Now on to read Desperation and see if I still feel the same about that one too. Either way, I'm so happy to be revisiting this completely insane world.
Profile Image for Repellent Boy.
488 reviews507 followers
February 24, 2021
Acabé tan encantado con la lectura de "Desesperación" que me moría de ganas de hincarle el diente a "Posesión" y si bien concuerdo con la mayoría de que no llega al nivel de "Desesperación", creo que no lo hace por poco, porque la verdad es que también lo he disfrutado mucho. Especialmente la primera mitad del libro. Comparo ambos libros porque son libros "gemelos" y aunque no es necesario leerlos juntos, yo creo que se disfrutan más juntitos, así que lo recomiendo.

Nos encontramos en la calle Poplar, es un día soleado como cualquier otro, aunque todo vaticina que se acerca una gran tormenta. Los distintos vecinos se mueven e interactuan por el vecindario como cada día. Todo parece en calma, pero de pronto, un extraño coche rojo aparece por la calle y a este le seguirán otros coches de disntintos colores. La matanza está a punto de comenzar.

Lo primero que destaca y que a mí me ha gustado especialmente, es que el libro tiene toda la vibra de los slashers de los 90, al menos inicialmente. Ese toque de muchos personajes en peligro y que van cayendo poco a poco, esa tensión vertiginosa que pone constantemente a los personajes en peligro y te hace temer por los que te gustan, y también alegrarte cuando desaparecen los que no. Una historia con tantos personajes da para mucho. Precisamente me ha gustado que hubiera muchos personajes, muchísimos de hecho, porque me ha recordado más aún a ese rollo slasher que tanto me flipa.

La tensión se mantiene perfectamente durante toda la novela y eso es algo que King suele conseguir, aunque a veces meta rellenos. En este caso creo que no hay paja y que la historia no se estanca. Precisamente, creo más bien que en la segunda mitad pierde por acelerarse. Debería haber seguido un poquito más, aprovechando los personajes y la historia porque daba para un rato más. Y eso que el libro duraba casi las 500 páginas, pero lo deboré. Así que, para mí, por ese detallito no ha llegado a igualar a "Desesperación". Por lo demás me ha encantado.

El final cumple bastante bien, tal y como pasó con el de "Desesperación". Además, este tiene un detallito muy guay que me ha encantado y emocionado. En definitiva, "Posesión" se encuentra en el montón bueno dentro de los libros de King, Este año las lecturas que estoy haciendo de King van muy bien, espero que sigan así. Seguiré informando jajaja.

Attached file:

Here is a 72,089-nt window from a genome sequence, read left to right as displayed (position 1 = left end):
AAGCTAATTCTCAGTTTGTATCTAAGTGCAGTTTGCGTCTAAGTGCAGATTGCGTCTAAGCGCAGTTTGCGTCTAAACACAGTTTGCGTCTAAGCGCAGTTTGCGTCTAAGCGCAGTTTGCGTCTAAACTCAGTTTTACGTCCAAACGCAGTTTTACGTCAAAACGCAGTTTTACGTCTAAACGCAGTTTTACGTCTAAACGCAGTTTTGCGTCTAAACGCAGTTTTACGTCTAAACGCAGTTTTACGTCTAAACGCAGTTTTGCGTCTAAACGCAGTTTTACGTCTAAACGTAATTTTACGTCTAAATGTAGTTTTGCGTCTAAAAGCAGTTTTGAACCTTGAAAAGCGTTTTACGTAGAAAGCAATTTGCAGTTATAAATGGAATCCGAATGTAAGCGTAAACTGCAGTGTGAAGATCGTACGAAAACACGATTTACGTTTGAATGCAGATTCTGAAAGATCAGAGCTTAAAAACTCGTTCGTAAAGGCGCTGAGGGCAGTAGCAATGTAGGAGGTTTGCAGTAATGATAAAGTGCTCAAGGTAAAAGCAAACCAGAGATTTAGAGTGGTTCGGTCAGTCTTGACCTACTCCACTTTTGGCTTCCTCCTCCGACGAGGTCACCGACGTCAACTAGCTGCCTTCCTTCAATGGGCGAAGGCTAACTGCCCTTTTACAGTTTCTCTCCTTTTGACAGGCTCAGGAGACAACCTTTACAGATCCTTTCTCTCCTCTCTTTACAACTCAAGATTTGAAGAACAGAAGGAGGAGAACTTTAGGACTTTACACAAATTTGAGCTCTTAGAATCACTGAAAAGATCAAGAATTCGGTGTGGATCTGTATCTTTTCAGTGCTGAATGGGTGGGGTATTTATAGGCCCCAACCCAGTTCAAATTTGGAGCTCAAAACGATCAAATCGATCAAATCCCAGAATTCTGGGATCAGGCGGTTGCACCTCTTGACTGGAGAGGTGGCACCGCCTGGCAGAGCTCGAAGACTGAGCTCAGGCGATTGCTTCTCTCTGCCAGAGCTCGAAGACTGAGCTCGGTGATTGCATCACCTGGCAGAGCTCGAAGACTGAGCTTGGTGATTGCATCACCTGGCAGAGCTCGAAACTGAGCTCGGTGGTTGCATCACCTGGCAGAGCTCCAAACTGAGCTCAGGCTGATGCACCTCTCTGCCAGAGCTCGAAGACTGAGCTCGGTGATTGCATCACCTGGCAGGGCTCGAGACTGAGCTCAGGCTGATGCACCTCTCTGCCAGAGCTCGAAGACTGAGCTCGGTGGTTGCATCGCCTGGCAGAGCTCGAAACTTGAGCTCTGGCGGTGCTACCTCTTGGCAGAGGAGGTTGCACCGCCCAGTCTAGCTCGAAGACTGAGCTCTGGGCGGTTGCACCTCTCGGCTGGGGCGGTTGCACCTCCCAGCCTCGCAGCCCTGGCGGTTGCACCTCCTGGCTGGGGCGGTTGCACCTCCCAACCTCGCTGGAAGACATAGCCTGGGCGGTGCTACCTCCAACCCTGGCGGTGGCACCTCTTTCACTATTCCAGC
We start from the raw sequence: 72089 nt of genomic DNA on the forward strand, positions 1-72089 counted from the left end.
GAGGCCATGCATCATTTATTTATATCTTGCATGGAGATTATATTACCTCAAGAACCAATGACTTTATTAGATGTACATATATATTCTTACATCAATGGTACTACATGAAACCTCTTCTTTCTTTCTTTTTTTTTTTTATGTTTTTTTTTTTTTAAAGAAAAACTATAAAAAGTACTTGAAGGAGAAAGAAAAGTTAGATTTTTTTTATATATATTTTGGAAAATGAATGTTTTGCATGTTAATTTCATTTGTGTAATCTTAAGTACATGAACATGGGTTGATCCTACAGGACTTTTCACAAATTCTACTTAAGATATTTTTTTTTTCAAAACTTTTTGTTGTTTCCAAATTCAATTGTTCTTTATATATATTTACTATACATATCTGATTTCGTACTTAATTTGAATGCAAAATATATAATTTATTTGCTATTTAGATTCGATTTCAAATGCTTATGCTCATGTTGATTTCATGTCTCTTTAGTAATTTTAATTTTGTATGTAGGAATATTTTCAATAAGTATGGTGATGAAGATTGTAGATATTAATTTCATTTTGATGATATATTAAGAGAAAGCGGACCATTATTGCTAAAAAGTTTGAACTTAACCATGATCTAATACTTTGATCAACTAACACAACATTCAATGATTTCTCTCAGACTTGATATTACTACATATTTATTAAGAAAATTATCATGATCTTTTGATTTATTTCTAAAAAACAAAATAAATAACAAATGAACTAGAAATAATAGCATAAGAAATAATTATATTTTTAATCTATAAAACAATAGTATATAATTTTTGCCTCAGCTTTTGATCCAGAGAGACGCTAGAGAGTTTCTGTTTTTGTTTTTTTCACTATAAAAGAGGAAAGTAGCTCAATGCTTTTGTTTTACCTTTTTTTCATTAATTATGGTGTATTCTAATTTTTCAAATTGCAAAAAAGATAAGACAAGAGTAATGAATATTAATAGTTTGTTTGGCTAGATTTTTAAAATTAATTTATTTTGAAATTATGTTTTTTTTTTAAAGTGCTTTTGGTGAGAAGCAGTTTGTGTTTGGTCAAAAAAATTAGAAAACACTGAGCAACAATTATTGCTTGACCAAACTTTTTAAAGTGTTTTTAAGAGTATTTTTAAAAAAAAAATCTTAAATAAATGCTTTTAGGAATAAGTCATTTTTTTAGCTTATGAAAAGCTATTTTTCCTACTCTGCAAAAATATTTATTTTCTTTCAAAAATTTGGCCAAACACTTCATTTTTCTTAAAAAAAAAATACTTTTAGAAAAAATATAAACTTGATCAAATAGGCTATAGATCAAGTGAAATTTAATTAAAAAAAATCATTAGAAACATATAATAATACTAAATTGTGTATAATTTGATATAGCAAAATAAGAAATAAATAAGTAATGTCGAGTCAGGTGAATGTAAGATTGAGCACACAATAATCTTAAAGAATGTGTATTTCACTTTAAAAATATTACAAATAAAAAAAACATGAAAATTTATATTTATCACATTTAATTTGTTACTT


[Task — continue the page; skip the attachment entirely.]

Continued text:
Profile Image for Jorie.
283 reviews35 followers
April 6, 2023
It took me a little more time to get into The Regulators than it did its companion novel Desperation. While both are supernatural stories, the latter remains more grounded, focusing on survival and the human religious experience. It eases you in with a realistic threat before things start getting weird. The Regulators is very fantastical, and fanciful events start happening immediately. Once I accepted this, a different, but very beautiful and poignant story unfolded.

Despite being called mirrors of each other, I don't think it's strictly necessary to read both Desperation and The Regulators to understand the other - though you should; they're both great. You can read either first and even years apart - they'll leave a strong enough impression that you'll remember the important connections when the time comes. And, really, they only have a cast in common, .

The same characters appear in these two novels, but most of them in significantly different roles. Ages, family dynamics, location, careers, and personalities are all subject to change. Heroes in one are sidelined in the other. This was a little jarring initially, but then I thought on my childhood.

When I was little and would play with my Barbies or Star Wars figures, I would never keep a regular narrative. Storylines would change at the drop of a hat, and roles would be reassigned based on which toy I was then favoring. If I got tired of pretending my bookcase was Coruscant, I'd take everyone to the bathtub and call it Hoth, no explanation.

(This capricious behavior continues to this day with my Sims families...)

I say this very lovingly: The characters between Desperation and The Regulators are treated just like toys, and this is very fitting thematically if you consider Seth's doings in The Regulators ;) It's very fun.